Cinnamon whiskey

INTRODUCTION. A reflection on the emptiness of external satisfactions.

I noticed the object as I walked toward the coffee shop. From my own ill-spent youth, I recognized the object and knew its use. An empty liquor bottle, “Cinnamon Whiskey” by name, had been tossed beside the shrubs, its contents drained in the vain hope that ingesting mild poison would produce good results. I imagined the drunk who consumed the whiskey and hoped it was not some seventeen year-old trying to find meaning in a liquor bottle, not someone like me who believed that joy and hope and peace and purpose came from the outside and went in. For if purpose and joy came from the outside and went in, surely my teen years would certainly have been joyful.

But the sad reality is that there is no joy or hope or peace or purpose available from anything outside you and me, for these must come from within us. So, cinnamon whiskey going from outside me to inside me cannot change my inner joylessness. The contents of a bottle poured down my throat cannot affect my inner ocean of hopelessness. It is a lie to think that anything external to me can fundamentally change me and turn my darkness into light and my chaos into peace.

But then the question becomes, “What or who CAN change me?” If within my heart and soul is a contamination that produces an existence without joy or hope or peace, and I am unable to change myself, should I not accept abject despair as the logical response? “Wretched man that I am! Who will set me free from this body of death?”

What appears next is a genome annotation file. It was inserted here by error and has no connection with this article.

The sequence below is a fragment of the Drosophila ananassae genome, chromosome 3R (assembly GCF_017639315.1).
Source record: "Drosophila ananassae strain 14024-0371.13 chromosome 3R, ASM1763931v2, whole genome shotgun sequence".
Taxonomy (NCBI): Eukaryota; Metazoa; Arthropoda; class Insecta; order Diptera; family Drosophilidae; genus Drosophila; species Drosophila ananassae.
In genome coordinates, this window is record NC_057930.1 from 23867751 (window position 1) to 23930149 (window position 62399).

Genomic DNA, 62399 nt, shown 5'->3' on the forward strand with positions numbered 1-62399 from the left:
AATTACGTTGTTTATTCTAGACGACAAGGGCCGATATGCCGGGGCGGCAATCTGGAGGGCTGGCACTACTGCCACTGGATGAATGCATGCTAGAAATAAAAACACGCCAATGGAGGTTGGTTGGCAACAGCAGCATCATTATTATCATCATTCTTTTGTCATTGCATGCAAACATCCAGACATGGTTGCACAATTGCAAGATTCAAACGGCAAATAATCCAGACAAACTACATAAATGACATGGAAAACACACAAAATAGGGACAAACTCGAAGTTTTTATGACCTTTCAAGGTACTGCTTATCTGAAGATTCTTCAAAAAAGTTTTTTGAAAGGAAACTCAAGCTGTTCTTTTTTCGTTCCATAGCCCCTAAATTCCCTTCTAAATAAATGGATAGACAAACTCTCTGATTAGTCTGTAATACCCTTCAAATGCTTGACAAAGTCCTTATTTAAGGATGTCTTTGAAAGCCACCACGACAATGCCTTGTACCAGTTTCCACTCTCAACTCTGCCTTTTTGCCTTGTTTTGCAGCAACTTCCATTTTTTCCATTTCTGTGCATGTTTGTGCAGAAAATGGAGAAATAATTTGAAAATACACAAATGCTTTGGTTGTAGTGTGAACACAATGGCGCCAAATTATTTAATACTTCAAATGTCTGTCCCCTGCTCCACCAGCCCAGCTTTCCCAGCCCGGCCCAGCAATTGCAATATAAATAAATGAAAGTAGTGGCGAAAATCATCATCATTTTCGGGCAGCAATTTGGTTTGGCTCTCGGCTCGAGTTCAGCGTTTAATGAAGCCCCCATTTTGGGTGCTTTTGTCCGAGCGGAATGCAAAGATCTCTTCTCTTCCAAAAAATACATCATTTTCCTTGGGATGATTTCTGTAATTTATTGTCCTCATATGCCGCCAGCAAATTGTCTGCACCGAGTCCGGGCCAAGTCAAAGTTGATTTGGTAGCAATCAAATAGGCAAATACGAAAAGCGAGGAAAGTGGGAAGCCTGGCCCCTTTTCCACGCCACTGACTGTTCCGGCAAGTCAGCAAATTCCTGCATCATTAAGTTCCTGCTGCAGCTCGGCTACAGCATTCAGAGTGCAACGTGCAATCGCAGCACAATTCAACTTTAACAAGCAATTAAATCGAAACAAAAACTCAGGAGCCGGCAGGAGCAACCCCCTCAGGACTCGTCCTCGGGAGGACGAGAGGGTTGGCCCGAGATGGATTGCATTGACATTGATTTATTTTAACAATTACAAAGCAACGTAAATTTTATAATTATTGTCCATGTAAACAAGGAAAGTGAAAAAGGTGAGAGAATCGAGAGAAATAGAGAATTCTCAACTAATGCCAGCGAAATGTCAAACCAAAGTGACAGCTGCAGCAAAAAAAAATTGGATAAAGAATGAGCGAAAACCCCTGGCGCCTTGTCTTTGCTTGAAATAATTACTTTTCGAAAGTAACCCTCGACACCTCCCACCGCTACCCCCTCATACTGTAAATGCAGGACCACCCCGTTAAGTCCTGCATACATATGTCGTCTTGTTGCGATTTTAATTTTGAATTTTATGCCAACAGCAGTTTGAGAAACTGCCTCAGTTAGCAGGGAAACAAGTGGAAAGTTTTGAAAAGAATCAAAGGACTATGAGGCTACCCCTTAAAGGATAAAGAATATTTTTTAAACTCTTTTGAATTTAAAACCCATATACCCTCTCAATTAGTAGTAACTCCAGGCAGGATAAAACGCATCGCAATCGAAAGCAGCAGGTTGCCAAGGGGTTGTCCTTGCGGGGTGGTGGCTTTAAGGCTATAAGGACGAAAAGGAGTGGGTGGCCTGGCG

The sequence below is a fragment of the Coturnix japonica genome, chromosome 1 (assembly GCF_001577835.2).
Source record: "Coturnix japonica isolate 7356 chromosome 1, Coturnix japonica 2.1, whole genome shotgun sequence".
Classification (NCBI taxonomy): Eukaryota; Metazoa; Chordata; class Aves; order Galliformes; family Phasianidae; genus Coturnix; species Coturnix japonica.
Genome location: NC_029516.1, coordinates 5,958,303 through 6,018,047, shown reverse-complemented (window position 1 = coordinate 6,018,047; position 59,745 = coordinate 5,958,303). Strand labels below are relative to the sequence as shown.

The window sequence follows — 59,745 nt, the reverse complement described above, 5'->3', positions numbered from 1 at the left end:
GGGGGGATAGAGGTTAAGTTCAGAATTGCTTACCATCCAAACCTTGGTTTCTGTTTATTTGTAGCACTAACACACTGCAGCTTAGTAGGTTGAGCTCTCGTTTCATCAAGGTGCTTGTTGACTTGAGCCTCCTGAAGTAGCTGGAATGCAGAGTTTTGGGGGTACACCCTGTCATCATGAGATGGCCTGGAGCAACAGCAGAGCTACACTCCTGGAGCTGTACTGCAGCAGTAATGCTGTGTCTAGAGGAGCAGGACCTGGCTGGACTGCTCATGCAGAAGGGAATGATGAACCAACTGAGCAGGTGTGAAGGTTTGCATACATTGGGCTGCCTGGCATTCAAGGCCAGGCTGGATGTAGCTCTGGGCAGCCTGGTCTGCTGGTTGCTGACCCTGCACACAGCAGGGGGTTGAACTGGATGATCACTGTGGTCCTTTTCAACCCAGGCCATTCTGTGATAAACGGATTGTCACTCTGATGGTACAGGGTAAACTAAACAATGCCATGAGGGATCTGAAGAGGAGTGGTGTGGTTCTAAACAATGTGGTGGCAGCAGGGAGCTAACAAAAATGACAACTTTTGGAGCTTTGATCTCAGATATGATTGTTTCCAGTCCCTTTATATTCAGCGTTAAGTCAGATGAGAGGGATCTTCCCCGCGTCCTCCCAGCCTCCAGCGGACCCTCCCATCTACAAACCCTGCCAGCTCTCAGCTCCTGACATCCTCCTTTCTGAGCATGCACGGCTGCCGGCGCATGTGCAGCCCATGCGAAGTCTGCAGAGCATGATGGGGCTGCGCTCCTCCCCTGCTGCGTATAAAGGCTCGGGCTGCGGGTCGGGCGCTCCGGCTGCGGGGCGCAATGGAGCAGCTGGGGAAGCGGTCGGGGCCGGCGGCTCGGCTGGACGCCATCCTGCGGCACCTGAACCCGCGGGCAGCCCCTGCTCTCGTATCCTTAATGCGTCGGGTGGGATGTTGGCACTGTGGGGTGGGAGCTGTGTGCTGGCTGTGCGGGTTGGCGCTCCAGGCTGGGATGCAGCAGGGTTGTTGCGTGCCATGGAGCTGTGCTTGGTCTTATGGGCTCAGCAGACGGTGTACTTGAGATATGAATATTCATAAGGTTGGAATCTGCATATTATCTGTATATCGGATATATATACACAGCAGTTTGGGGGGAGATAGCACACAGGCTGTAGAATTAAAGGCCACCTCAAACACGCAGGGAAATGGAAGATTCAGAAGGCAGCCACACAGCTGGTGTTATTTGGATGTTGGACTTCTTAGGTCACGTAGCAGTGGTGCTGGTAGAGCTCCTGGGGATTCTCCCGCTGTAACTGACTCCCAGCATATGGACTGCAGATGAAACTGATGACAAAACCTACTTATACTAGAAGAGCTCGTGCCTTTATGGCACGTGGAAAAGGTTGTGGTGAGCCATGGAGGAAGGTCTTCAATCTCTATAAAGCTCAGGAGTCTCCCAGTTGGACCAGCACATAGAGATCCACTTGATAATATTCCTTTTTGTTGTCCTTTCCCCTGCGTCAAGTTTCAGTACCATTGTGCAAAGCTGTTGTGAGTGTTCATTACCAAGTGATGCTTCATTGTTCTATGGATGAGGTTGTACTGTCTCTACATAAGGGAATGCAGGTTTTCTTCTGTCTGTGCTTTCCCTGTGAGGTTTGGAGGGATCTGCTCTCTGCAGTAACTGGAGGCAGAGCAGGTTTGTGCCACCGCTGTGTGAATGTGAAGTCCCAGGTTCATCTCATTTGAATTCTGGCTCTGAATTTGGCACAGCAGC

The Bible answers this question with “Thanks be to God through Jesus Christ our Lord” (Romans 7:25). There is only one answer for all of man’s questions about joy or purpose, about hope and peace, and that one answer is Jesus Christ. When all the cinnamon whiskey bottles have been drained and tossed as useless upon the garbage heap of external satisfactions, Jesus Christ will remain as King of kings and as the only satisfaction for all of our deepest longings. Only Jesus Christ can give joy and hope and peace and purpose to satisfy man’s sin-sick soul. All of these and much more are given without measure to all those who know Jesus as Lord and Savior. “For as many as are the promises of God, in Him they are yes” (2 Cor. 1:20).

So, as I glanced down at the cinnamon whiskey bottle under the shrubs, I remembered with shame and pain the wasted years of my own “whiskey bottles.” But then I rejoiced that one day, for me, there was a final bottle. One day thirty years ago I met Jesus Christ and bowed my knee to Him as my Lord and Savior. At that moment, my search was over. No longer did I seek satisfaction via whiskey bottles, via any external means, for Jesus had filled me with His joy and with the hope of the resurrection and with the peace that passes understanding and with the purpose of being His ambassador to the ends of the earth. Let Jesus Christ be praised!